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    Our top 10 Espresso drinks

    Espresso

    Who doesn't love shots? But this kind of shot is straight espresso, which most people find incredibly strong and bitter. It takes a while to develop the acquired taste for a straight espresso shot.

    One shot of espresso prepared with 7 grams of ground coffee in a single portafilter. The shot should be 1 ounce of liquid. You have two choices with espresso: ristretto, a very short or “restrained” shot, brewed at less than 2/3 of a demitasse, or luongo, a long pull of espresso brewed so the liquid should be more than 2/3 of a demitasse.

    Double Espresso

    Two shots of espresso prepared with 2 pods (14 grams) of ground coffee in a double portafilter. The double espresso shot should be about 1.5 ounces. A double espresso is a more concentrated shot with a thick, rich crema. It can still be made ristretto or luongo.

    Macchiato

    Single espresso with a touch of foam. Macchiato means spotted or stained; the espresso is “stained” with foam. This can be made as a single or a double.

    Way too much coffee. But if it weren't for the coffee, I'd have no identifiable personality whatsoever.

    - David Letterman

    Americano Iced or Hot

    This is espresso and water and is served iced or hot. The amount of water depends on your preference, but making an americano is rather simple.

    If you want to mix up your drink order on a hot day away from cold brew or iced coffee, but don't want to get too wild, then an americano is the drink for you. Fun fact: this drink is the reason I almost lost a hand. Gotta love accidentally pouring scalding hot water all over yourself. Yes, the life of a barista is life on the edge.

    To make an Americano, or Caffe Americano, pulling a single shot of espresso and then add about 6 ounces of hot water—the strength should be similar to drip filter coffee.

    Caffe Americano is the Italian way of serving espresso "American style", ordering a "caffe" in Italy is to order a shot of espresso. Add milk and/or sugar if desired.

    Cappuccino

    Cappuccinos are always served hot. (Please don't make an iced cappuccino. I beg you.) If you ask for an ice cappuccino at a bar you will definitely get a weird look from a barista and most likely get a comment along the lines of, "You mean an iced latte?"

    The key to this drink is that the milk is aerated so that there's some foam chilling on top of the steamed milk. This is my favorite drink because I love sipping on the sweet layer of foam that won't burn your tongue in the lovely way that hot coffee tends to do.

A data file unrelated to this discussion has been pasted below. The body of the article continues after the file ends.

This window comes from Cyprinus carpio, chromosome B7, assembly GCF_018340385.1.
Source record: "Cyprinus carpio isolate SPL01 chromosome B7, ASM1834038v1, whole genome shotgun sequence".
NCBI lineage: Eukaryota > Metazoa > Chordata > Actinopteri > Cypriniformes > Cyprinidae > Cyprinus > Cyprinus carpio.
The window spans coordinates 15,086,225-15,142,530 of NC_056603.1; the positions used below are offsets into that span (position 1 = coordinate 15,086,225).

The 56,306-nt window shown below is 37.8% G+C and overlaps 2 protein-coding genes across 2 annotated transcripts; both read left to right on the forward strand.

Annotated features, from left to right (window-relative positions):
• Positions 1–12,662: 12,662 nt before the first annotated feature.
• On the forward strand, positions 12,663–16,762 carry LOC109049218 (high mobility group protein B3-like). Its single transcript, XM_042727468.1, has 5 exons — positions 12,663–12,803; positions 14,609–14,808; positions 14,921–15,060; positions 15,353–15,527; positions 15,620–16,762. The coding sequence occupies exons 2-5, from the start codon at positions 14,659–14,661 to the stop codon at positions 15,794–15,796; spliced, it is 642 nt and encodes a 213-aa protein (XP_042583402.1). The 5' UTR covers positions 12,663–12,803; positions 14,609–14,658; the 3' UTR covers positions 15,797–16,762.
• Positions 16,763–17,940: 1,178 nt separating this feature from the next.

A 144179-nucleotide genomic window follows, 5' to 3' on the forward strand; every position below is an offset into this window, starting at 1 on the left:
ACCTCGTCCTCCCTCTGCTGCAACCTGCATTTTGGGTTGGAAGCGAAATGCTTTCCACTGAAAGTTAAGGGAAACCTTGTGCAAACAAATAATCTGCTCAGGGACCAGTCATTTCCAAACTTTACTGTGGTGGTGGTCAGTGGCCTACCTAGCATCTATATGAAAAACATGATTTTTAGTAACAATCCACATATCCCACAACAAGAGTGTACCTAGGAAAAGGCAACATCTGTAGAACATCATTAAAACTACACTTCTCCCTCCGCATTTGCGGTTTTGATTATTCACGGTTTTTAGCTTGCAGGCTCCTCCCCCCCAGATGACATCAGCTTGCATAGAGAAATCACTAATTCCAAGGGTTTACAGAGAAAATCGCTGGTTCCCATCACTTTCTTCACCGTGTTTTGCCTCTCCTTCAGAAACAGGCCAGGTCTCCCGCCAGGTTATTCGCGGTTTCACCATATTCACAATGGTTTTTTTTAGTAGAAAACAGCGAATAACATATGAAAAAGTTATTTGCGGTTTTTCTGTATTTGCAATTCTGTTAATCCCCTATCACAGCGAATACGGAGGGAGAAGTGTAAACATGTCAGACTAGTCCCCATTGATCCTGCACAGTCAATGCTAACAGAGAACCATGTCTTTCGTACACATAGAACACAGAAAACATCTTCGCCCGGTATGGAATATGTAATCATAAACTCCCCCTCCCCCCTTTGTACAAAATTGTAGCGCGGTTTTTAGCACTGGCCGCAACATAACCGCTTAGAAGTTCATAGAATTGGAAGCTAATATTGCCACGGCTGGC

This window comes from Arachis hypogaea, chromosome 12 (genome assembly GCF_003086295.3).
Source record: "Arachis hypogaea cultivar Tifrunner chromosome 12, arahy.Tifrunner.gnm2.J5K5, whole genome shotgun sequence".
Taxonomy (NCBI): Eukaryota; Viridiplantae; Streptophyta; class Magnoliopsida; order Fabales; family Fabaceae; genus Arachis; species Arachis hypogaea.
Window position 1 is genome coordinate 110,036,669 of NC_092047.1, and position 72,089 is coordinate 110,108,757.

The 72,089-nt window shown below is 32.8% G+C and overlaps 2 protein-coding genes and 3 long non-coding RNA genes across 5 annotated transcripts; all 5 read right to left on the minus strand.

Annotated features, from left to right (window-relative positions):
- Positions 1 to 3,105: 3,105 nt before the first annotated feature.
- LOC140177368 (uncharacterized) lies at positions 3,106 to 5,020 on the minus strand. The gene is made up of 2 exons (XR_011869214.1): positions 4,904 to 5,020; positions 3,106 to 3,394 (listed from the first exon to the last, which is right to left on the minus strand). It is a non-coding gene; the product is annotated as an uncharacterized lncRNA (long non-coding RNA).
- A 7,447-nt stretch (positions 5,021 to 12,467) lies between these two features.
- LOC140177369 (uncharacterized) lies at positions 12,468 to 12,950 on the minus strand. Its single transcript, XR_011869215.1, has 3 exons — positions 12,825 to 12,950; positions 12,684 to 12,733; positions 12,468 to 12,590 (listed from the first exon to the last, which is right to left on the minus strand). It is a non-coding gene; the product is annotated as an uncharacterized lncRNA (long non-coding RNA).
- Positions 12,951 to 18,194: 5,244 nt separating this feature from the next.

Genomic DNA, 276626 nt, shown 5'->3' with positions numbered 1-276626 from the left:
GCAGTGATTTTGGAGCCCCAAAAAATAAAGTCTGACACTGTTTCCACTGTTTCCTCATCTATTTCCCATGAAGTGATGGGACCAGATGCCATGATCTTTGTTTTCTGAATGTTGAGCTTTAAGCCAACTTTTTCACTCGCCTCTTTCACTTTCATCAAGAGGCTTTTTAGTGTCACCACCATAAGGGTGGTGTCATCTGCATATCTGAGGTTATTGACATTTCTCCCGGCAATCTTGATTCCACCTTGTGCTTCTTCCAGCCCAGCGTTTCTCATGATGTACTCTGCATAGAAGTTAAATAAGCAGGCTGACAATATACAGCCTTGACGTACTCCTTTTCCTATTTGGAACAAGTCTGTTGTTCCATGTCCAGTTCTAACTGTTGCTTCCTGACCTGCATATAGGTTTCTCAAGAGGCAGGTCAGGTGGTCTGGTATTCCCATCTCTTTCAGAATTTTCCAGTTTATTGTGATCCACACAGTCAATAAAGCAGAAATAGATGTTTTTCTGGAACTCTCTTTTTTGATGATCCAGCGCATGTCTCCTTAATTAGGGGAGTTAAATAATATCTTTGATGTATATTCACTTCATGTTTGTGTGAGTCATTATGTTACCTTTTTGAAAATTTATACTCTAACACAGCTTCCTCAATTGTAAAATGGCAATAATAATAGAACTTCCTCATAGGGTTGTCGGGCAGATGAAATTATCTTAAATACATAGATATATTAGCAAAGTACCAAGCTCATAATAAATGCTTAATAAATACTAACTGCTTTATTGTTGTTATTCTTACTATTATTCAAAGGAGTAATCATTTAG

Made in thirds — 1/3 espresso, 1/3 steamed milk, 1/3 foam. This is a very traditional way of making cappuccino. The milk should appear glassy, smooth, shiny and with no visible bubbles. The milk and foam should be blended or mixed to create a thick, creamy texture. La Colombe pulls double ristretto shots.

    Latte Iced or Hot

    If you haven't heard of a latte, you're either living under a rock or are way too much of a hipster for this crowd favorite. Iced or hot, the milk-to-espresso ratio is 4:1, so if you don’t like the bitter taste of espresso, this is the drink for you.

    1/3 espresso, 2/3 hot milk, thin layer of foam. A cafe latte should have the same glossy finish as the cappuccino. This is pulled with a double ristretto.

    Coffee smells like freshly ground heaven.

    - Jessi Lane Adams

    Cortado

    If you like strong espresso, but you're not on the "shots" level yet (it's okay, you'll get there), try a cortado. The milk-to-espresso ratio is about 1:1, and the milk is steamed so that there is little to no foam. Plus, you sound pretty dope ordering it if you have a good Spanish accent.

    1/2 espresso, 1/2 foam-infused milk. The perfect afternoon drink, or for that coffee drinker who wants something strong, but needs a little milk to soften the espresso as it goes down. This drink is in between a macchiato and a cafe latte. Pull a double ristretto into a gibraltar glass. The milk should have the consistency of a cafe latte and result in the same glassy, smooth, creamy texture as a cafe latte and cappuccino.

    Caffè Mocha

    1/3 espresso, 1/6 cocoa, 1/3 milk, 1/6 foam. Cocoa is the first layer, and then you pull the double espresso shot. Then steam the milk to the consistency of a cafe latte. La Colombe cafe mocha is unique because they use an unsweetened chocolate. Again, this drink is pulled with a double ristretto.

    Flat White

    The drink from down under. Think mini latte with a similar level of steam in your milk, with a milk-to-espresso ratio closer to 3:1. Yum, right? Perfect if you're looking for a latte but need to down it a little faster. Drink a flat white and be on your way.

    1/3 espresso, 2/3 steamed milk, super thin layer of micro-foam. This is what some call an “Australian latte”. Generally, it’s served in a 6- to 8-ounce cup and is meant to be enjoyed with the thinnest layer of foam possible. It is important to keep the ratio of milk to espresso appropriate so as not to overpower the espresso.

    Affogato

    Ice cream or gelato topped with a shot of espresso. My suggestion is to go for caramel or chocolate flavored ice cream because it tastes like a sweeter, dessert version of a flavored latte. In other words, it's a caffeinated dessert. I know, it doesn't get much better.

    Now, let me help you out with some fun facts and pro tips: matcha and chai lattes don't have espresso. They're actually just called lattes because they're mixed with milk in a similar way. Please don't tell people these drinks are actually lattes.

    If you're trying to impress your date, or just want to satisfy your taste buds in the early morning (or late at night, I don't judge), go for something a little more adventurous and continue on your espresso journey. Stay caffeinated, my friends.

    My birthstone is a coffee bean.

    - Betsy Farrell